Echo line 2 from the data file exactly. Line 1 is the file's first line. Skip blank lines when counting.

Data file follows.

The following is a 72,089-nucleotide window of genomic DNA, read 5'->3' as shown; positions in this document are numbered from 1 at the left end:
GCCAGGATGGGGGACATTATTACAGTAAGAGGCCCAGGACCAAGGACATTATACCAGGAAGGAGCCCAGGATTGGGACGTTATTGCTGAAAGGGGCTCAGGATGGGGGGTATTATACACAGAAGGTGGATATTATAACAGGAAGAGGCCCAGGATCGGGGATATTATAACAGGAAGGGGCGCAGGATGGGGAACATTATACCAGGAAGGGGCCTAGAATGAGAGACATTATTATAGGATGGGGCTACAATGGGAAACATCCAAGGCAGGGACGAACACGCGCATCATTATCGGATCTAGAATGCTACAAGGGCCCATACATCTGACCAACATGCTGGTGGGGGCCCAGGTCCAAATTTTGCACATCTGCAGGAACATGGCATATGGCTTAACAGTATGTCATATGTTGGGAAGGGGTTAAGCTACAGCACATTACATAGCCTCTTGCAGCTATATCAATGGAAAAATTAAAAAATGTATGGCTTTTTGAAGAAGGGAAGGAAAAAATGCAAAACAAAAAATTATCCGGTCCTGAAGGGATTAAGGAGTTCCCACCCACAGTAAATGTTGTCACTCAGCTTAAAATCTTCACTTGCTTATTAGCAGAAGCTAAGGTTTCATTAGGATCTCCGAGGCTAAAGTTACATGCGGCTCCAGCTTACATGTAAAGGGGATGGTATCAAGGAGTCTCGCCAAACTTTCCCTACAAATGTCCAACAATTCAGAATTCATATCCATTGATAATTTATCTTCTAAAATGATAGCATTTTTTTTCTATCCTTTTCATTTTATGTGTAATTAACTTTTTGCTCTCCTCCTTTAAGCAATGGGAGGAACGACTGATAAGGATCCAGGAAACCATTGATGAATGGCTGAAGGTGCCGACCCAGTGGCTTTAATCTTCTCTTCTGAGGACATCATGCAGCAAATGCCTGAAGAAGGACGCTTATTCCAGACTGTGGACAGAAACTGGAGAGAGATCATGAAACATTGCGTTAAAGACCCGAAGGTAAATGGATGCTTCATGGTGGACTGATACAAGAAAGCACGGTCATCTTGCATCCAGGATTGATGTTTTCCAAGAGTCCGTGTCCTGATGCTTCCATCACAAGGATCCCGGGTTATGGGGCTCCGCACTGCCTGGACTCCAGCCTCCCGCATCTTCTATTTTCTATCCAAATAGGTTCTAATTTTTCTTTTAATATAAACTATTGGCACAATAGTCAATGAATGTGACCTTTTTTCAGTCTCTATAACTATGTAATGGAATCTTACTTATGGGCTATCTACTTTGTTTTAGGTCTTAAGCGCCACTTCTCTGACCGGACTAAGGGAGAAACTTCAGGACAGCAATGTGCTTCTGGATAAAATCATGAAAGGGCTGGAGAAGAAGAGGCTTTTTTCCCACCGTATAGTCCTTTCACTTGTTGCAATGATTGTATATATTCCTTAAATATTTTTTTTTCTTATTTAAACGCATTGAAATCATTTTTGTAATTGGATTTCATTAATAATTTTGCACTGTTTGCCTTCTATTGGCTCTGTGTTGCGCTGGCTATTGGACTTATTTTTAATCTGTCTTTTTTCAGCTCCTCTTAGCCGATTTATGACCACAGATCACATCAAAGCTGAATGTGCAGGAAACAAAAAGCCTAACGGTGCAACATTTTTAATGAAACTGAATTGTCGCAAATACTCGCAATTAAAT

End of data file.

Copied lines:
GCCAGGATGGGGGACATTATTACAGTAAGAGGCCCAGGACCAAGGACATTATACCAGGAAGGAGCCCAGGATTGGGACGTTATTGCTGAAAGGGGCTCAGGATGGGGGGTATTATACACAGAAGGTGGATATTATAACAGGAAGAGGCCCAGGATCGGGGATATTATAACAGGAAGGGGCGCAGGATGGGGAACATTATACCAGGAAGGGGCCTAGAATGAGAGACATTATTATAGGATGGGGCTACAATGGGAAACATCCAAGGCAGGGACGAACACGCGCATCATTATCGGATCTAGAATGCTACAAGGGCCCATACATCTGACCAACATGCTGGTGGGGGCCCAGGTCCAAATTTTGCACATCTGCAGGAACATGGCATATGGCTTAACAGTATGTCATATGTTGGGAAGGGGTTAAGCTACAGCACATTACATAGCCTCTTGCAGCTATATCAATGGAAAAATTAAAAAATGTATGGCTTTTTGAAGAAGGGAAGGAAAAAATGCAAAACAAAAAATTATCCGGTCCTGAAGGGATTAAGGAGTTCCCACCCACAGTAAATGTTGTCACTCAGCTTAAAATCTTCACTTGCTTATTAGCAGAAGCTAAGGTTTCATTAGGATCTCCGAGGCTAAAGTTACATGCGGCTCCAGCTTACATGTAAAGGGGATGGTATCAAGGAGTCTCGCCAAACTTTCCCTACAAATGTCCAACAATTCAGAATTCATATCCATTGATAATTTATCTTCTAAAATGATAGCATTTTTTTTCTATCCTTTTCATTTTATGTGTAATTAACTTTTTGCTCTCCTCCTTTAAGCAATGGGAGGAACGACTGATAAGGATCCAGGAAACCATTGATGAATGGCTGAAGGTGCCGACCCAGTGGCTTTAATCTTCTCTTCTGAGGACATCATGCAGCAAATGCCTGAAGAAGGACGCTTATTCCAGACTGTGGACAGAAACTGGAGAGAGATCATGAAACATTGCGTTAAAGACCCGAAGGTAAATGGATGCTTCATGGTGGACTGATACAAGAAAGCACGGTCATCTTGCATCCAGGATTGATGTTTTCCAAGAGTCCGTGTCCTGATGCTTCCATCACAAGGATCCCGGGTTATGGGGCTCCGCACTGCCTGGACTCCAGCCTCCCGCATCTTCTATTTTCTATCCAAATAGGTTCTAATTTTTCTTTTAATATAAACTATTGGCACAATAGTCAATGAATGTGACCTTTTTTCAGTCTCTATAACTATGTAATGGAATCTTACTTATGGGCTATCTACTTTGTTTTAGGTCTTAAGCGCCACTTCTCTGACCGGACTAAGGGAGAAACTTCAGGACAGCAATGTGCTTCTGGATAAAATCATGAAAGGGCTGGAGAAGAAGAGGCTTTTTTCCCACCGTATAGTCCTTTCACTTGTTGCAATGATTGTATATATTCCTTAAATATTTTTTTTTCTTATTTAAACGCATTGAAATCATTTTTGTAATTGGATTTCATTAATAATTTTGCACTGTTTGCCTTCTATTGGCTCTGTGTTGCGCTGGCTATTGGACTTATTTTTAATCTGTCTTTTTTCAGCTCCTCTTAGCCGATTTATGACCACAGATCACATCAAAGCTGAATGTGCAGGAAACAAAAAGCCTAACGGTGCAACATTTTTAATGAAACTGAATTGTCGCAAATACTCGCAATTAAAT